How Is a Filet Different From Other Cuts of Meat?

Filet mignon
Filet mignon. Carlos Davila / Getty Images

In the culinary arts, the term filet is used to indicate a boneless cut of meat, usually a tender, high-quality one. So in that sense, the word filet is a generic term, not specific to any particular cut of meat.

Nevertheless, the word filet is sometimes used as a shorthand for filet mignon, which are small boneless steaks cut from the front end of a beef tenderloin.

The word filet can also be used as a verb, in which case it refers to the act of slicing a larger primal cut into individual boneless steaks.

The word "filet" is pronounced "fill-AY" or "fee-LAY." And yet, in some countries, the word for a boneless cut of meat is spelled "fillet," with two Ls, and pronounced just like it is written: "FILL-et."

This can lead to some confusion sometimes because the word fillet is often used to specify a boneless cut of fish, or as a verb, to refer to the act of slicing the boneless side off of a fish. In the U.S., however, it's filet when speaking of meat, and fillet when speaking of fish.

So What is Filet Mignon, Anyway?

This might be a more important question anyway, although as with so much culinary terminology, there are no hard and fast answers here either.

But to begin with, it helps to picture a beef tenderloin. It's a long, pencil-shaped muscle situated literally within the loin of the beef carcass. And because it extends across two common subprimals, the short loin and the sirloin, butchers have to choose whether to leave it in, in which case it is included in the T-bone and Porterhouse steaks cut from that loin; or removed and fabricated into individual tenderloin steaks and roasts.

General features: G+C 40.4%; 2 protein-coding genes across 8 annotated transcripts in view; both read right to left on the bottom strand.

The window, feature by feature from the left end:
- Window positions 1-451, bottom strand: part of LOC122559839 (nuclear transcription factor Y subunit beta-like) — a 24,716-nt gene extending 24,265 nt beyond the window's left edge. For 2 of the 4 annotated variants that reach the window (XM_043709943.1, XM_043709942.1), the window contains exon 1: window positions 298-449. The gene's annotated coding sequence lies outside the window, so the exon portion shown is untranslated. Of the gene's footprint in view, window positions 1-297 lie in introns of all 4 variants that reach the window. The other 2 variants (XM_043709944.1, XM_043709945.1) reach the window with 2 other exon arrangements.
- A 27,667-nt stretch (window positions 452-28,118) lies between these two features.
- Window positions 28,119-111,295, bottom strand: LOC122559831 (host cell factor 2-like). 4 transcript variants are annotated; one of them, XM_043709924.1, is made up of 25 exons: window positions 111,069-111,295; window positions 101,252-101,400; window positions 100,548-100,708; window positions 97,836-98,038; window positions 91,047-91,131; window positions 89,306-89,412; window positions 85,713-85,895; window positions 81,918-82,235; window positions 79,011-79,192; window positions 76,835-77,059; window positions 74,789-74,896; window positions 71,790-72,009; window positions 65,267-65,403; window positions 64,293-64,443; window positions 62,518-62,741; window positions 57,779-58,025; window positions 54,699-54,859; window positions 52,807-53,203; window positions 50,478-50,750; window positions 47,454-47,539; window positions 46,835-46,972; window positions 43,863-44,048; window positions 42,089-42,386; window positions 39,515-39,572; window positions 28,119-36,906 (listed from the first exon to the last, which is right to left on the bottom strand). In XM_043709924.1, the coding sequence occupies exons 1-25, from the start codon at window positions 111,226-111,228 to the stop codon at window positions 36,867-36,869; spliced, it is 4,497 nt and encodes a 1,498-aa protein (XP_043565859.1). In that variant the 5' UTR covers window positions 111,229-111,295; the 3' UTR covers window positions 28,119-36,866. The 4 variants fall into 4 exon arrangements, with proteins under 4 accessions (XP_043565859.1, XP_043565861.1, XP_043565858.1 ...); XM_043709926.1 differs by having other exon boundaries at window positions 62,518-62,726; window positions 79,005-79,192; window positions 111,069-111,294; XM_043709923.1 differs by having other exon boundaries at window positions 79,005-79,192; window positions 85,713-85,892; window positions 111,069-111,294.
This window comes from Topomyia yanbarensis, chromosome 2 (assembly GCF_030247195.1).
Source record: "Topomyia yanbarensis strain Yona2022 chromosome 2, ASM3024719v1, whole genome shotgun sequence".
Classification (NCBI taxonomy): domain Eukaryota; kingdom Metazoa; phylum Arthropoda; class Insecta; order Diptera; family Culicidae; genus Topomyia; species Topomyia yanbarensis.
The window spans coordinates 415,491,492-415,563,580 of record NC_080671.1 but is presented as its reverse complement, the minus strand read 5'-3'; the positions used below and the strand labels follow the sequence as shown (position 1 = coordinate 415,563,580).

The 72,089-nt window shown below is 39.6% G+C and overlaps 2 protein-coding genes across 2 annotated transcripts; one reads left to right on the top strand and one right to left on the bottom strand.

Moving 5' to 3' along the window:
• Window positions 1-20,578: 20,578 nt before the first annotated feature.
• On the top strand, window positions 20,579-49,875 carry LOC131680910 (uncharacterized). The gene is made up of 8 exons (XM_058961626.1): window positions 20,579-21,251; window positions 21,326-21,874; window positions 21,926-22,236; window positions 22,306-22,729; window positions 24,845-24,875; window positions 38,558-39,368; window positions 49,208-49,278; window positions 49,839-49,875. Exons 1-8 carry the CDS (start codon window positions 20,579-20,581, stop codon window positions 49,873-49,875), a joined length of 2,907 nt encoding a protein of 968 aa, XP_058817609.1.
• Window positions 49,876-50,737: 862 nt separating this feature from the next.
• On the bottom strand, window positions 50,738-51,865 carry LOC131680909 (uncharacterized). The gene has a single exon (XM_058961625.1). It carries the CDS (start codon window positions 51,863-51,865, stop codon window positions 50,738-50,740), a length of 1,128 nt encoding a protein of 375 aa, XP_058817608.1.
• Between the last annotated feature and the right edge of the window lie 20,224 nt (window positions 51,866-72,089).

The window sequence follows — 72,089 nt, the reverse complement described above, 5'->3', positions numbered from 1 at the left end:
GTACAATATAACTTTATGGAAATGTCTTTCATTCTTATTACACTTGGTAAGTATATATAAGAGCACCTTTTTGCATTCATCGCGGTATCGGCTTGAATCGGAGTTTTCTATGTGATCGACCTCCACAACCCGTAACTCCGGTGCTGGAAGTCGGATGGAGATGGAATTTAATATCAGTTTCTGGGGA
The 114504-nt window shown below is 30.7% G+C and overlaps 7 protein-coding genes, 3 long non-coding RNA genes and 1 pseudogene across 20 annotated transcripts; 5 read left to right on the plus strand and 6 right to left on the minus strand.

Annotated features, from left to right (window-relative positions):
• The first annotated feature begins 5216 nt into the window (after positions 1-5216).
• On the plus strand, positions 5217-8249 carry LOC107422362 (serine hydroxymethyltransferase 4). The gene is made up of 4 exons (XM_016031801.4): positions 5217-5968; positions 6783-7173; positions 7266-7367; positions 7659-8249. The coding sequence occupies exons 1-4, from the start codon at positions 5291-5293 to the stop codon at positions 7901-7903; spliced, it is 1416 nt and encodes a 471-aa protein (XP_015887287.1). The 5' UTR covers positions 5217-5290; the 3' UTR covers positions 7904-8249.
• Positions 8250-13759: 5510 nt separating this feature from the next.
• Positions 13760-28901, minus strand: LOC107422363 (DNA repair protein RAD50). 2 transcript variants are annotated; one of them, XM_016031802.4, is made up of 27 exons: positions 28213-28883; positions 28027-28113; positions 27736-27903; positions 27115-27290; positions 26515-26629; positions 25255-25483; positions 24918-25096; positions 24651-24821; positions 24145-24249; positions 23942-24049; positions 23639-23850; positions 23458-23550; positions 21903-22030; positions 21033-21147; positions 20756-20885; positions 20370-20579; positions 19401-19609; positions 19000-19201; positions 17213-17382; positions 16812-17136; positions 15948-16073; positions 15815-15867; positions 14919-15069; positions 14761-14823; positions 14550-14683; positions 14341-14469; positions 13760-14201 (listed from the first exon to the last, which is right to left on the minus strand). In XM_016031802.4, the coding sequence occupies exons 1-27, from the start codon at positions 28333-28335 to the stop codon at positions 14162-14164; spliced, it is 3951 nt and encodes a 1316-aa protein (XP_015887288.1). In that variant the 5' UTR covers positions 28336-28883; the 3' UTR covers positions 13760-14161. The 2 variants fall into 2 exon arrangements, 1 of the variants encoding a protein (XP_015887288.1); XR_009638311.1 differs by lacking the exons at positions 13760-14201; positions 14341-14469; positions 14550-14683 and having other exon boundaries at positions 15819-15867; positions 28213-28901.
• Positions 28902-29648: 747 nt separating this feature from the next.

When it's removed, it can be sold whole, sliced into individual steaks, or a combination of steaks and larger roasts.

Now, steaks that are cut from the pointy end of the tenderloin are called filet mignon. In French, the word mignon refers to something that is small, dainty or cute. And the tiny little steaks that are cut from the pointy end of the tenderloin are certainly dainty.

They're also exceedingly tender. Note that the actual tip of the tenderloin, the point itself, as it were, can't be made into a steak, so in practice it usually ends up as either ground beef or stew meat. But if you ever have a whole tenderloin of your own, you could grill it up and serve it on a skewer as an hors d'oeuvre.

But back to the filet. The first few steaks from the tip of the tenderloin are properly called filet mignon. The middle section is where we get chateaubriand, and if sliced into steaks you could call them tenderloin steaks, but not technically filet mignon.

Finally we get to the eraser end of the pencil, known as the butt end of the tenderloin, and from it we also get tenderloin steaks, but because the butt end consists of a few separate muscles, you'll sometimes see these steaks tied with butcher twine to hold them together. When you see that, it's a sign that the steak in question is not a true filet mignon. That doesn't mean it won't be good, just that it's from the opposite end of the tenderloin.